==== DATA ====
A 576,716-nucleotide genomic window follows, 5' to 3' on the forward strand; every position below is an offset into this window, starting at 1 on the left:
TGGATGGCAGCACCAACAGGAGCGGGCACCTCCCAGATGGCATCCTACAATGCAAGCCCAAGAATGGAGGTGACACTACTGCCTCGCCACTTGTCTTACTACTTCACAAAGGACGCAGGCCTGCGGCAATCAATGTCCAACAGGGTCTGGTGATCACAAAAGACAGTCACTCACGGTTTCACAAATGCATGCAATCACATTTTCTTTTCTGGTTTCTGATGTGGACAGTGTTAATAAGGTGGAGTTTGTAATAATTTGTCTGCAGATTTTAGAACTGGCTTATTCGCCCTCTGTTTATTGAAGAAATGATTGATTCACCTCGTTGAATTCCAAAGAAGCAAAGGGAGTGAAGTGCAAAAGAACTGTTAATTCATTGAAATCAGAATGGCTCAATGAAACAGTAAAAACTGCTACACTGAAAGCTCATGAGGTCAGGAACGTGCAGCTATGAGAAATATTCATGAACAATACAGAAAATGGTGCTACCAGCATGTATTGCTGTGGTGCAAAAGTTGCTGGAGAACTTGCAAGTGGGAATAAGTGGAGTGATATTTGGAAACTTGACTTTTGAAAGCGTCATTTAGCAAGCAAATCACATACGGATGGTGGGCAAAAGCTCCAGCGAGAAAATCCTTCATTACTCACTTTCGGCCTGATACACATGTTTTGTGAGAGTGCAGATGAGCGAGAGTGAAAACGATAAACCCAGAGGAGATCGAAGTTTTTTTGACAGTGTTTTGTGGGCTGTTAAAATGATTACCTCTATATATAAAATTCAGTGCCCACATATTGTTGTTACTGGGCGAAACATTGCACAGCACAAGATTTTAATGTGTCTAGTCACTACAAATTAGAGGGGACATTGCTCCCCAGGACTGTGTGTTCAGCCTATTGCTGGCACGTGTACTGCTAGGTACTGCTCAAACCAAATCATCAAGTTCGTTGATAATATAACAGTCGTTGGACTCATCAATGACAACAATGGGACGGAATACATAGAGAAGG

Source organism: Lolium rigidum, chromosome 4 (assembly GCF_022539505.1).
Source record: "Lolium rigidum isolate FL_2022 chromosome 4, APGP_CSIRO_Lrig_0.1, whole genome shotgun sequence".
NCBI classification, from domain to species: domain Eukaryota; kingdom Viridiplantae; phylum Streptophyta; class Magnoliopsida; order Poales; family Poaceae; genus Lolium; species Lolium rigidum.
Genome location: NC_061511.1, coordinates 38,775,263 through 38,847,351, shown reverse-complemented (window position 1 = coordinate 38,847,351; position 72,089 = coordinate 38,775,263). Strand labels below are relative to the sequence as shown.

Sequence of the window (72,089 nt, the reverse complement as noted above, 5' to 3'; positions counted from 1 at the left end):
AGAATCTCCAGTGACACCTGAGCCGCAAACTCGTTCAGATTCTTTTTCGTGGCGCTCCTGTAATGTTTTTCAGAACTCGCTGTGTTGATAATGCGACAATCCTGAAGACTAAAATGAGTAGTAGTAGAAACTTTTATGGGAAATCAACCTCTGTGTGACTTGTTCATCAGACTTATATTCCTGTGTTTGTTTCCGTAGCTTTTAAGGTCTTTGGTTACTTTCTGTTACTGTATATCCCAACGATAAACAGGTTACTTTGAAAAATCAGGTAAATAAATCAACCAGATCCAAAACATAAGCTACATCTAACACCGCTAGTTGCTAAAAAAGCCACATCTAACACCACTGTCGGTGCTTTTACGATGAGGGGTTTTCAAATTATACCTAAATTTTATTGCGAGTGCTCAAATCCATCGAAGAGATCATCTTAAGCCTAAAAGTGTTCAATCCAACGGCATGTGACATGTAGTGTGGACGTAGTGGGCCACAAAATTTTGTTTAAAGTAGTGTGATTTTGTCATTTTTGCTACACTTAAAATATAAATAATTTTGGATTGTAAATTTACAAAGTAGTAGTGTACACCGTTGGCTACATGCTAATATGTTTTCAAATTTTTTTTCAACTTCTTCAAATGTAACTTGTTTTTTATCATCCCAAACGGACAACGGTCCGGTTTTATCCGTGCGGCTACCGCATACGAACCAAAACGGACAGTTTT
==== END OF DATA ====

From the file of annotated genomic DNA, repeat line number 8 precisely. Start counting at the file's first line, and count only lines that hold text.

AGAATCTCCAGTGACACCTGAGCCGCAAACTCGTTCAGATTCTTTTTCGTGGCGCTCCTGTAATGTTTTTCAGAACTCGCTGTGTTGATAATGCGACAATCCTGAAGACTAAAATGAGTAGTAGTAGAAACTTTTATGGGAAATCAACCTCTGTGTGACTTGTTCATCAGACTTATATTCCTGTGTTTGTTTCCGTAGCTTTTAAGGTCTTTGGTTACTTTCTGTTACTGTATATCCCAACGATAAACAGGTTACTTTGAAAAATCAGGTAAATAAATCAACCAGATCCAAAACATAAGCTACATCTAACACCGCTAGTTGCTAAAAAAGCCACATCTAACACCACTGTCGGTGCTTTTACGATGAGGGGTTTTCAAATTATACCTAAATTTTATTGCGAGTGCTCAAATCCATCGAAGAGATCATCTTAAGCCTAAAAGTGTTCAATCCAACGGCATGTGACATGTAGTGTGGACGTAGTGGGCCACAAAATTTTGTTTAAAGTAGTGTGATTTTGTCATTTTTGCTACACTTAAAATATAAATAATTTTGGATTGTAAATTTACAAAGTAGTAGTGTACACCGTTGGCTACATGCTAATATGTTTTCAAATTTTTTTTCAACTTCTTCAAATGTAACTTGTTTTTTATCATCCCAAACGGACAACGGTCCGGTTTTATCCGTGCGGCTACCGCATACGAACCAAAACGGACAGTTTT